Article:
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Lloyds pulls £109bn from Standard Life Aberdeen

Standard Life Aberdeen shares fell 6 per cent this morning on news Lloyds is terminating investment management arrangements with the asset manager on £109bn of assets.

The Scottish Widows Investment Partnership assets have been pulled because Lloyds sees Standard Life as a rival. Aberdeen Asset Management acquired SWIP in 2014, while Lloyds is the parent of Scottish Widows.

The news represents a blow for Standard Life Aberdeen. Increasing scale was part of the rationale behind last year’s merger between Standard Life and Aberdeen Asset Management.

The funds represent around 17 per cent of Standard Life Aberdeen’s AUM, but only 5 per cent of revenues.

Hargreaves Lansdown investment analyst Laith Khalaf says Lloyds will now have 12 months to find a home for the money, but notes that it represents a low margin business and finding a company that is not a rival in the workplace pensions market could be challenging.

Khalaf says there is a possibility Standard Life Aberdeen may retain the chunk of assets, subject to further negotiations, or even an outside chance that Lloyds may look to rebuild its own investment management capabilities.

The bank is launching its three-year strategy next week.

Khalaf says: “This would make some sense now the bank has recovered from the financial crisis and will be looking for opportunities to grow and diversify.” 

However, he says 12 months would be a very short amount of time to pull off such a move.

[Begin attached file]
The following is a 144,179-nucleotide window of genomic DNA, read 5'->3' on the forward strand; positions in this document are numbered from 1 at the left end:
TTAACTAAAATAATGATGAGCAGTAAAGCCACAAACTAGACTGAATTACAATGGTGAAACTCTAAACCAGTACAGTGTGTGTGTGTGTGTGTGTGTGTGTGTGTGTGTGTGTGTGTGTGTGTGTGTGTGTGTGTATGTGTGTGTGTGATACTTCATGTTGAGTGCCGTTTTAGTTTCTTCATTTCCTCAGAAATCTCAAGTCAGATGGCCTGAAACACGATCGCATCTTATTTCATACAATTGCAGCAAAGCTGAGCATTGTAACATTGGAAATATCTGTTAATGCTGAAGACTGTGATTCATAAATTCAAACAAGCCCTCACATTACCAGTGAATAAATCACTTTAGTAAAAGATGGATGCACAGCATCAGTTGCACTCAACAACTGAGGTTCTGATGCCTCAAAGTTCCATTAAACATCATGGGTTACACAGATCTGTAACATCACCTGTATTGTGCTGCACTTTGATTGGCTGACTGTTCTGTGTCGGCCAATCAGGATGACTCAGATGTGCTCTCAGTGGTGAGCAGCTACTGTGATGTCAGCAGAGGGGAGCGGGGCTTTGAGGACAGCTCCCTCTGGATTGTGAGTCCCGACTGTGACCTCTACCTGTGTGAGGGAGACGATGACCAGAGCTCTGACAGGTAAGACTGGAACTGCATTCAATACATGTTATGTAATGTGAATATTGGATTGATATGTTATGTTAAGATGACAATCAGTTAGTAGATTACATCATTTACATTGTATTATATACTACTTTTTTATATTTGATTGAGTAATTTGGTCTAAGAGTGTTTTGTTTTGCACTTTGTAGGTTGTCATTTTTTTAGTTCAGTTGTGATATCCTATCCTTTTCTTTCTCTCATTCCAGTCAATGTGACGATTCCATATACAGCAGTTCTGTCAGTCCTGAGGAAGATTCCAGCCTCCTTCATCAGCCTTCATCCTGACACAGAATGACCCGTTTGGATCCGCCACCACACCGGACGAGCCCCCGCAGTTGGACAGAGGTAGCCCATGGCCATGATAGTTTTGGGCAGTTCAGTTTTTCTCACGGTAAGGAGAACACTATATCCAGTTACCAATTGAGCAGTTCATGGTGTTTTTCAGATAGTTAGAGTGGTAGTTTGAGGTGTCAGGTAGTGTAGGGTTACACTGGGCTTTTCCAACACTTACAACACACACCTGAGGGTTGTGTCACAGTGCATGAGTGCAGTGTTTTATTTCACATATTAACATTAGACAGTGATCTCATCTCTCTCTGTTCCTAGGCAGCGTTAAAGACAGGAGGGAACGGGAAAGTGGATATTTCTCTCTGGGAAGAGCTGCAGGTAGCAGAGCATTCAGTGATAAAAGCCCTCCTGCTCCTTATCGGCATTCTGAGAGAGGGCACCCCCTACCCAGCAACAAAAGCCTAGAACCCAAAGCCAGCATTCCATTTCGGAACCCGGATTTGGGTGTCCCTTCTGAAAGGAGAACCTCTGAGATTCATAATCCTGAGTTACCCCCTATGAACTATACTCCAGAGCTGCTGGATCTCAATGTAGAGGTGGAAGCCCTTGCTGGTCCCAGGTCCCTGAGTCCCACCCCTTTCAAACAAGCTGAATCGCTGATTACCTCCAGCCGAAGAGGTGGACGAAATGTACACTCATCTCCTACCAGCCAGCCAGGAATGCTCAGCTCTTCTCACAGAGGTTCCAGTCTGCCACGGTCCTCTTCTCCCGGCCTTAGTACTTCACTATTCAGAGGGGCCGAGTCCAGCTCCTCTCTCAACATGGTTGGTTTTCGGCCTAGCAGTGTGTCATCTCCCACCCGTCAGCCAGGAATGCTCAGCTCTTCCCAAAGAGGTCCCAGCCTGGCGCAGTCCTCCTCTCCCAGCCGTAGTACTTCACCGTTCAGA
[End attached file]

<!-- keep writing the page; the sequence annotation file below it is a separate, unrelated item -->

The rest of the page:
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There are 2 comments at the moment, we would love to hear your opinion too.

  1. Let see the result of the merger 16th August date merger took place 435.90 todays price 370.10 Loss to shareholders of 15%

    According to Morningstar Dec 2017 £5.2 billion with taken out of GARS £1.4 billion from Aberdeen and now lost £1.9 billions Lloyds mandate Which will cost Standard Life Aberdeen £40 million in the form of an impairment charge.

    A comment in the FT weekend was right in March 2017 when said the merger will only benefit the solicitors bankers and top management

    To date their comment have be proven

  2. Is ‘competition’ truly the reason? It doesn’t seem that plausible to me. Perhaps Lloyds don’t want to cause a panic.

    If the reason is in fact poor management then isn’t this a lesson for anyone using Standard Aberdeen. (or perhaps it is Sub Standard Aberdeen?)

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